Maggie doesn't fly solo when an animal is in the airplane. After take-off she relies on a copilot (either Mark or a volunteer) to monitor the dogs' conditions. "Animals are the most stressed at the time the pilot is the busiest," explains Maggie. "The co-pilot can reach back to the animals on the floor of the plane&emdash;Mark removed the middle seats; talking and petting reassures the dogs. And, since I'm not up for adventures in aviation, I don't fly in bad weather. Live animals are enough of a variable&emdash;we don't want to be untangling dogs in the clouds. I figure if the dogs fall asleep I'm doing well!"
Using common sense and information provided by each dog's rescue handlers, Mark and Maggie have carried greyhounds for several years without an airborne incident. They take Lance on many flights where he barks admonitions to the guests from the rear seat; his tone alerts the flight crew to any problems. Mark and Maggie admit to having thrown a used chart or two at Lance to discourage so much "communication." Maggie kneels beside their assistant. He responds with a lick. "He's earned his title of Mission Commander. Most of our passengers simply curl up and settle down after the plane levels off, acting like the Partenavia is a really nice dog trailer."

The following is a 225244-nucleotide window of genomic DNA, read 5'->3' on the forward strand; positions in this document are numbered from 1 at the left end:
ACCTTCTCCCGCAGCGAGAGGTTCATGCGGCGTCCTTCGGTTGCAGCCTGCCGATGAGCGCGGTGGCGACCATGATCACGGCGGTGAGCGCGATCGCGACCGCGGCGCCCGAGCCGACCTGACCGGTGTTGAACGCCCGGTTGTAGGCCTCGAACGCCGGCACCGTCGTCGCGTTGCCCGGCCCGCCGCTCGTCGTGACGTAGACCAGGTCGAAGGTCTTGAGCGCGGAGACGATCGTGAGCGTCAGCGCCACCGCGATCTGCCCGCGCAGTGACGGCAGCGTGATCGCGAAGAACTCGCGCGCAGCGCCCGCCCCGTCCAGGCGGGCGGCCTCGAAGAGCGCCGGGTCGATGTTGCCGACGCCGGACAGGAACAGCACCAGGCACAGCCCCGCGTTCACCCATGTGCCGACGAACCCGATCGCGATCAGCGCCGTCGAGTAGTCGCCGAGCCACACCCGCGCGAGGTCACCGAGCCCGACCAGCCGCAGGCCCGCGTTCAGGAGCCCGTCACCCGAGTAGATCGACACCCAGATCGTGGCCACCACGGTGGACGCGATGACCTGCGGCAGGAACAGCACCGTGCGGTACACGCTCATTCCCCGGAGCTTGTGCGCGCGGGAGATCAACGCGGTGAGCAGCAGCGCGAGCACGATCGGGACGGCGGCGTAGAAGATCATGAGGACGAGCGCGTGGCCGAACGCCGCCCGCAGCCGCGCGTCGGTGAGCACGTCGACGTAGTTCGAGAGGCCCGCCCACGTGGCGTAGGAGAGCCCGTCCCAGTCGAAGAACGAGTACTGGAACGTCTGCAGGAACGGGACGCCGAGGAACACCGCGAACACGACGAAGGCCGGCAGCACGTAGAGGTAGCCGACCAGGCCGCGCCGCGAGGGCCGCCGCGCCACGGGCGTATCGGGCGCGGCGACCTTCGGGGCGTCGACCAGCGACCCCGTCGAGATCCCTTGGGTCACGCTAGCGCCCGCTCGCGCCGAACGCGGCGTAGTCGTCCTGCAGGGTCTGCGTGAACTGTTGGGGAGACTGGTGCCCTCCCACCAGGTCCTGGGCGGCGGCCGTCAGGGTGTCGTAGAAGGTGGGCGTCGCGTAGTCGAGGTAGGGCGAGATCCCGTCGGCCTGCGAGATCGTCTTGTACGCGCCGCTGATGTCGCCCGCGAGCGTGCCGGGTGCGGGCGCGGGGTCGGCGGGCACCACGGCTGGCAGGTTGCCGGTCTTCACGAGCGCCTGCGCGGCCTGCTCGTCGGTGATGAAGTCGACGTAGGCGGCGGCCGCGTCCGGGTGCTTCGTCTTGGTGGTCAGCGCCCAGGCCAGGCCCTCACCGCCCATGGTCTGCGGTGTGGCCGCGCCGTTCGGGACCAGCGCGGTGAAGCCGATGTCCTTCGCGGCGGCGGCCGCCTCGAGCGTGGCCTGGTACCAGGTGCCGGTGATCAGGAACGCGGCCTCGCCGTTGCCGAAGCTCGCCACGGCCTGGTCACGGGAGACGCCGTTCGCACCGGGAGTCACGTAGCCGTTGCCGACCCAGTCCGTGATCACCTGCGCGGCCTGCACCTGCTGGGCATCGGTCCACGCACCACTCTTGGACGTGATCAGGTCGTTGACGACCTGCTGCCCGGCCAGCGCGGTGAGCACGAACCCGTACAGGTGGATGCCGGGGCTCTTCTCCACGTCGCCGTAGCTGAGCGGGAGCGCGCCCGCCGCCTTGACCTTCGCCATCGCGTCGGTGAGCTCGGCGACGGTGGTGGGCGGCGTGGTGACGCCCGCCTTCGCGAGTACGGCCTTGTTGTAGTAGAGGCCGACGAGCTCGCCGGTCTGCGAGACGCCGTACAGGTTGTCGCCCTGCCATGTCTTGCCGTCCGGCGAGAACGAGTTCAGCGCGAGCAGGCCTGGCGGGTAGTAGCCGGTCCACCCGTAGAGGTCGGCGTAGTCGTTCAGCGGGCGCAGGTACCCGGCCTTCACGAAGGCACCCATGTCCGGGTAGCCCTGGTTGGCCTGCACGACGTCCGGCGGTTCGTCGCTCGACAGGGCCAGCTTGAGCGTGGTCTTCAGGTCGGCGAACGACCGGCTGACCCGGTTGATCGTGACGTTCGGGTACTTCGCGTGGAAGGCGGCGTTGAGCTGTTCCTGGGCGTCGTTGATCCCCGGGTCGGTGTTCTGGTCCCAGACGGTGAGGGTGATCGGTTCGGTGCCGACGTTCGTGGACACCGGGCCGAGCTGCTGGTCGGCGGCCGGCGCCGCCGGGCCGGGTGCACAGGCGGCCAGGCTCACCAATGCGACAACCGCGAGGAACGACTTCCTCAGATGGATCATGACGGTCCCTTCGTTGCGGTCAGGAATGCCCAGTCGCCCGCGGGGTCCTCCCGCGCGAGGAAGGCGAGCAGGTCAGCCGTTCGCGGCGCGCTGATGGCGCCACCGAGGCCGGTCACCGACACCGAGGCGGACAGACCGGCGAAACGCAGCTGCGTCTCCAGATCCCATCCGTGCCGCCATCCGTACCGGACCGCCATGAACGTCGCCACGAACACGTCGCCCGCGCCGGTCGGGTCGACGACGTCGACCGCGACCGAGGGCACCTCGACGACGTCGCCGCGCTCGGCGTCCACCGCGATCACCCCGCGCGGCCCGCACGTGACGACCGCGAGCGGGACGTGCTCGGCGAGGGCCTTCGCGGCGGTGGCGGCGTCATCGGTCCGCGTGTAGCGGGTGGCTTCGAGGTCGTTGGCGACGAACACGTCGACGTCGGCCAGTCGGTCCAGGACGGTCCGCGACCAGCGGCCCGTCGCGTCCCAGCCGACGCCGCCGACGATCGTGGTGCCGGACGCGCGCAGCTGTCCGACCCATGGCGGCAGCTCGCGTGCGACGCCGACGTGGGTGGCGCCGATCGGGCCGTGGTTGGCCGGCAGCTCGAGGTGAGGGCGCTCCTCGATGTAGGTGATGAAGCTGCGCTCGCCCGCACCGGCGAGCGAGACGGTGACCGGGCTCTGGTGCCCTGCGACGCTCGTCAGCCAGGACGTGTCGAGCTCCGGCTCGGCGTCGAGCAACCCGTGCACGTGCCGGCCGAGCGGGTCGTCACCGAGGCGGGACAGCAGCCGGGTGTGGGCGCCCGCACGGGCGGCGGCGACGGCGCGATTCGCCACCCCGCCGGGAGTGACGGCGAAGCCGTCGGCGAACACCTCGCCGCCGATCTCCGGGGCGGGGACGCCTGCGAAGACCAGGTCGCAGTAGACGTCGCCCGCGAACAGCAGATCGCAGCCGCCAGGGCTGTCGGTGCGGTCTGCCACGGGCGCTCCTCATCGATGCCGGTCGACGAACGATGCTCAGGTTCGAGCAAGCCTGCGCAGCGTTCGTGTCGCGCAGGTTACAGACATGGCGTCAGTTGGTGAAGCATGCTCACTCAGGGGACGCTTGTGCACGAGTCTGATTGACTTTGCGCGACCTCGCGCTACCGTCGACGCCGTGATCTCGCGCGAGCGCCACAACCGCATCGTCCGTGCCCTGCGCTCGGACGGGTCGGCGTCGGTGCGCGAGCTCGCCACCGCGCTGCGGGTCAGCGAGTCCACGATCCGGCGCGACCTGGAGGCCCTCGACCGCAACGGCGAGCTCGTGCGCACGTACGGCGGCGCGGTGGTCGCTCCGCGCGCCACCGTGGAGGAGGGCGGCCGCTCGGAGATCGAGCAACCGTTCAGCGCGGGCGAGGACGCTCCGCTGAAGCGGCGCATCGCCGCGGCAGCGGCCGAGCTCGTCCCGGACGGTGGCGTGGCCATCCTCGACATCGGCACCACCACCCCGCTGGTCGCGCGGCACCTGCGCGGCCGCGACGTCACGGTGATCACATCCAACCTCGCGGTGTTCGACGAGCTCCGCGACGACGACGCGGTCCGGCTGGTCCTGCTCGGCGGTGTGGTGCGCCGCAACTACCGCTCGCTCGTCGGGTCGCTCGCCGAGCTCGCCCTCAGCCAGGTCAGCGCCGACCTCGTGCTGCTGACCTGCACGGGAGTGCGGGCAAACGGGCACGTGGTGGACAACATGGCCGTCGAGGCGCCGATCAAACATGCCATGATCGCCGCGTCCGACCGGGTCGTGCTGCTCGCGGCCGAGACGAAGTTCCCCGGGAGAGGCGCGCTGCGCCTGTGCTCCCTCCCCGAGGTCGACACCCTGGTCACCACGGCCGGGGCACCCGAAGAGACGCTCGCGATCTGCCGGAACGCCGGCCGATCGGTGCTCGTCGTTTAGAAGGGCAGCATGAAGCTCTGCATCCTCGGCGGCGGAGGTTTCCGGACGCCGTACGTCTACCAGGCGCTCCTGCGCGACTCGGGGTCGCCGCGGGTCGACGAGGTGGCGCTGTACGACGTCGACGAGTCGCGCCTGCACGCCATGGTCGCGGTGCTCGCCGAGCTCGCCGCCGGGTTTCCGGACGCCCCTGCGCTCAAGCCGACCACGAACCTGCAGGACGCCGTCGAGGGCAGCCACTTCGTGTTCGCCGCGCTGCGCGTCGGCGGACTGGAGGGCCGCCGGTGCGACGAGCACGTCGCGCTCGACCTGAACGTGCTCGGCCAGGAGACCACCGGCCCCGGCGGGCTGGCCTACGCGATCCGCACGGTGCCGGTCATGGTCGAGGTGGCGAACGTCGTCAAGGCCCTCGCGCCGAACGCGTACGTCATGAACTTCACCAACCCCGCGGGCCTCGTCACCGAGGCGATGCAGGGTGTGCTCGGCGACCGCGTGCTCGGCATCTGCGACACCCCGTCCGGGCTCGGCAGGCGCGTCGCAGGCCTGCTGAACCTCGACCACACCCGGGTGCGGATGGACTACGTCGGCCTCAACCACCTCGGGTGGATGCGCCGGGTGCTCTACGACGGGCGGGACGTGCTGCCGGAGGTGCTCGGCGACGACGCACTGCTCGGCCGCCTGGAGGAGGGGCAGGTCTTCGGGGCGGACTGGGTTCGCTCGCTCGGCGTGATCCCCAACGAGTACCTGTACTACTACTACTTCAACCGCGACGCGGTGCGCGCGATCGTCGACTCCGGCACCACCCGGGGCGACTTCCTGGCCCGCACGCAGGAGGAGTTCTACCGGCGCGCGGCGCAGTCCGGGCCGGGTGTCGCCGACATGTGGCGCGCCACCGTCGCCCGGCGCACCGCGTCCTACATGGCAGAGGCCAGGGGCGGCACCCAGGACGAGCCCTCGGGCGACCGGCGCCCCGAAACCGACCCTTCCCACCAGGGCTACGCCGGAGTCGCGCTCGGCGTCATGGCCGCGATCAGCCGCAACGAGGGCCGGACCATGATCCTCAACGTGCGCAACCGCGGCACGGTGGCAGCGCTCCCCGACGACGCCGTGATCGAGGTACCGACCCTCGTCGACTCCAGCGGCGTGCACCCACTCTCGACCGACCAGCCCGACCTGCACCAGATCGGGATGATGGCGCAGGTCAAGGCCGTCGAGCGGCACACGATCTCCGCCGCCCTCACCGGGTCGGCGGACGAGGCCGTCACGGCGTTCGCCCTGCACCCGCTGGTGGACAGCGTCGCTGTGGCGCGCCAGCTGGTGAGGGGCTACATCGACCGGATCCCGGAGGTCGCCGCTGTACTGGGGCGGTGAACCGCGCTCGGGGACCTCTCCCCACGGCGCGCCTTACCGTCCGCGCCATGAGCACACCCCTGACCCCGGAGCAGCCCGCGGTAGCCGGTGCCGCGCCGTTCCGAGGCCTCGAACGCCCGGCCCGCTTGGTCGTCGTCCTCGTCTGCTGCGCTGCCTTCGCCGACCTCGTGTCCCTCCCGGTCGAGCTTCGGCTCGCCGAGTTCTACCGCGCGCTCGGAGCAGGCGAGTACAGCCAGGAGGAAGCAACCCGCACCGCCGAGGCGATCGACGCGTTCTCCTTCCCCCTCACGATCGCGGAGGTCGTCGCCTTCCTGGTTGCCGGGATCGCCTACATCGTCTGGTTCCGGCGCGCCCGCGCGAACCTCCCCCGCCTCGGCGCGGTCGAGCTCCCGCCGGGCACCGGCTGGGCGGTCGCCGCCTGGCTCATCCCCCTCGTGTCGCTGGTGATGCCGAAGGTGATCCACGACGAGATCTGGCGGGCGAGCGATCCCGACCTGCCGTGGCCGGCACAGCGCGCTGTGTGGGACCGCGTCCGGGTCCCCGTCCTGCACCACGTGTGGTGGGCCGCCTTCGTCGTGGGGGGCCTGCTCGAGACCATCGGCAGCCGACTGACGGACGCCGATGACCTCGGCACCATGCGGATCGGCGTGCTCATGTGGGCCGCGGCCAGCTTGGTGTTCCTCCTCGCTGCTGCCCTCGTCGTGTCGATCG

Maggie points out that many rescue organizations are small and totally staffed by volunteers. She compares a 6-hour drive to a new home in California to the 2-hour flight that Wings can provide, helping both the dogs and the volunteers.
The Partenavia's fuel capacity is 148 gallons usable. An average trip uses about 22-25 gallons per hour. A fully loaded instrument panel is Maggie's joy.
Marlie's Odyssey Among their many rescue flights, the trip they call "Marlie's Odyssey" has touched them the most.
The 8-month old Oklahoma greyhound, named Marlie by her trainer, was destined for destruction after her tongue stuck on a frozen water bowl and had to be partially amputated, compromising her feeding ability. Friends of Greyhounds took her in and put an adoption notice on their web page. Maggie remembers. "The vet said she wouldn't live long, but Marlie didn't hear that! With half a tongue, Marlie learned to drink.she blew bubbles and sucked up the water. She picked up soft food, then leaned her head back to swallow, just like a bird."